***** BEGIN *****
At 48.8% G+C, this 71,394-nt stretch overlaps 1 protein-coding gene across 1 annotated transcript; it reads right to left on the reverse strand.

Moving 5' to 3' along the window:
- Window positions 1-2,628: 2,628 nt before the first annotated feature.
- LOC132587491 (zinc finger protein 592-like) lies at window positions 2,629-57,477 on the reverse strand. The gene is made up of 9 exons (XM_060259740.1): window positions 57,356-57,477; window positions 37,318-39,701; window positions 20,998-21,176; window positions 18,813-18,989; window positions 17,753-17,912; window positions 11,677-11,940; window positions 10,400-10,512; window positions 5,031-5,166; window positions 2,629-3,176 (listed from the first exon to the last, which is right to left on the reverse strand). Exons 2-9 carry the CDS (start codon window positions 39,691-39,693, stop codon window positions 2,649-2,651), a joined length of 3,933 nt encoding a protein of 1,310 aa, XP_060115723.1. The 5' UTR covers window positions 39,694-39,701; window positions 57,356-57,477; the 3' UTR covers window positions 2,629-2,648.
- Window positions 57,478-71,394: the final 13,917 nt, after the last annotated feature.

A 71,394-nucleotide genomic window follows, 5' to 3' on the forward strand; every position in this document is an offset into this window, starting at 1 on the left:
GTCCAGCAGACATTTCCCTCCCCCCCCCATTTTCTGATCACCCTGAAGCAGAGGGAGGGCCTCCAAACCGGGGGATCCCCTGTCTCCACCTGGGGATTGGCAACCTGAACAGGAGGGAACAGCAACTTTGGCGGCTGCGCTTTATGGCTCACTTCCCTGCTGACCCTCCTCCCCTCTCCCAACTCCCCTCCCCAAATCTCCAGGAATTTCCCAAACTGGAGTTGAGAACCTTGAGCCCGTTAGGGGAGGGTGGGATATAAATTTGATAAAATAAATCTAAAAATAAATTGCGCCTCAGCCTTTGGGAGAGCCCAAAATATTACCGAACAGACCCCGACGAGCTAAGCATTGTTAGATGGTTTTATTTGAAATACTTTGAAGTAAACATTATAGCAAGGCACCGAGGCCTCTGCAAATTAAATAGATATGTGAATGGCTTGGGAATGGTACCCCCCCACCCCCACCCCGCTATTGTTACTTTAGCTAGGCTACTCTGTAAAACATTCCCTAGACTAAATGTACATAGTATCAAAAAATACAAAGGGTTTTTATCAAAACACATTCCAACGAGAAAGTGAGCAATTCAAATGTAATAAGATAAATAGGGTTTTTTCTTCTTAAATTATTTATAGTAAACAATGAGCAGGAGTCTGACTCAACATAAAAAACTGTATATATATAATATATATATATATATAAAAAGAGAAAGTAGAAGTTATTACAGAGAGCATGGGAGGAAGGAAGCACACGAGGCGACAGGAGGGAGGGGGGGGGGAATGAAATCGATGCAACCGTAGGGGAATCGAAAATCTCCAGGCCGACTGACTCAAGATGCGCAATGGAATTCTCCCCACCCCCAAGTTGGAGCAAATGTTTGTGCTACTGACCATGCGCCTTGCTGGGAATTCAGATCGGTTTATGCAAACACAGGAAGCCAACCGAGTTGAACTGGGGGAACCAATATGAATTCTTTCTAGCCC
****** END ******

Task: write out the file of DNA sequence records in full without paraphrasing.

At 48.8% G+C, this 71,394-nt stretch overlaps 1 protein-coding gene across 1 annotated transcript; it reads right to left on the reverse strand.

Moving 5' to 3' along the window:
- Window positions 1-2,628: 2,628 nt before the first annotated feature.
- LOC132587491 (zinc finger protein 592-like) lies at window positions 2,629-57,477 on the reverse strand. The gene is made up of 9 exons (XM_060259740.1): window positions 57,356-57,477; window positions 37,318-39,701; window positions 20,998-21,176; window positions 18,813-18,989; window positions 17,753-17,912; window positions 11,677-11,940; window positions 10,400-10,512; window positions 5,031-5,166; window positions 2,629-3,176 (listed from the first exon to the last, which is right to left on the reverse strand). Exons 2-9 carry the CDS (start codon window positions 39,691-39,693, stop codon window positions 2,649-2,651), a joined length of 3,933 nt encoding a protein of 1,310 aa, XP_060115723.1. The 5' UTR covers window positions 39,694-39,701; window positions 57,356-57,477; the 3' UTR covers window positions 2,629-2,648.
- Window positions 57,478-71,394: the final 13,917 nt, after the last annotated feature.

A 71,394-nucleotide genomic window follows, 5' to 3' on the forward strand; every position in this document is an offset into this window, starting at 1 on the left:
GTCCAGCAGACATTTCCCTCCCCCCCCCATTTTCTGATCACCCTGAAGCAGAGGGAGGGCCTCCAAACCGGGGGATCCCCTGTCTCCACCTGGGGATTGGCAACCTGAACAGGAGGGAACAGCAACTTTGGCGGCTGCGCTTTATGGCTCACTTCCCTGCTGACCCTCCTCCCCTCTCCCAACTCCCCTCCCCAAATCTCCAGGAATTTCCCAAACTGGAGTTGAGAACCTTGAGCCCGTTAGGGGAGGGTGGGATATAAATTTGATAAAATAAATCTAAAAATAAATTGCGCCTCAGCCTTTGGGAGAGCCCAAAATATTACCGAACAGACCCCGACGAGCTAAGCATTGTTAGATGGTTTTATTTGAAATACTTTGAAGTAAACATTATAGCAAGGCACCGAGGCCTCTGCAAATTAAATAGATATGTGAATGGCTTGGGAATGGTACCCCCCCACCCCCACCCCGCTATTGTTACTTTAGCTAGGCTACTCTGTAAAACATTCCCTAGACTAAATGTACATAGTATCAAAAAATACAAAGGGTTTTTATCAAAACACATTCCAACGAGAAAGTGAGCAATTCAAATGTAATAAGATAAATAGGGTTTTTTCTTCTTAAATTATTTATAGTAAACAATGAGCAGGAGTCTGACTCAACATAAAAAACTGTATATATATAATATATATATATATATAAAAAGAGAAAGTAGAAGTTATTACAGAGAGCATGGGAGGAAGGAAGCACACGAGGCGACAGGAGGGAGGGGGGGGGGAATGAAATCGATGCAACCGTAGGGGAATCGAAAATCTCCAGGCCGACTGACTCAAGATGCGCAATGGAATTCTCCCCACCCCCAAGTTGGAGCAAATGTTTGTGCTACTGACCATGCGCCTTGCTGGGAATTCAGATCGGTTTATGCAAACACAGGAAGCCAACCGAGTTGAACTGGGGGAACCAATATGAATTCTTTCTAGCCC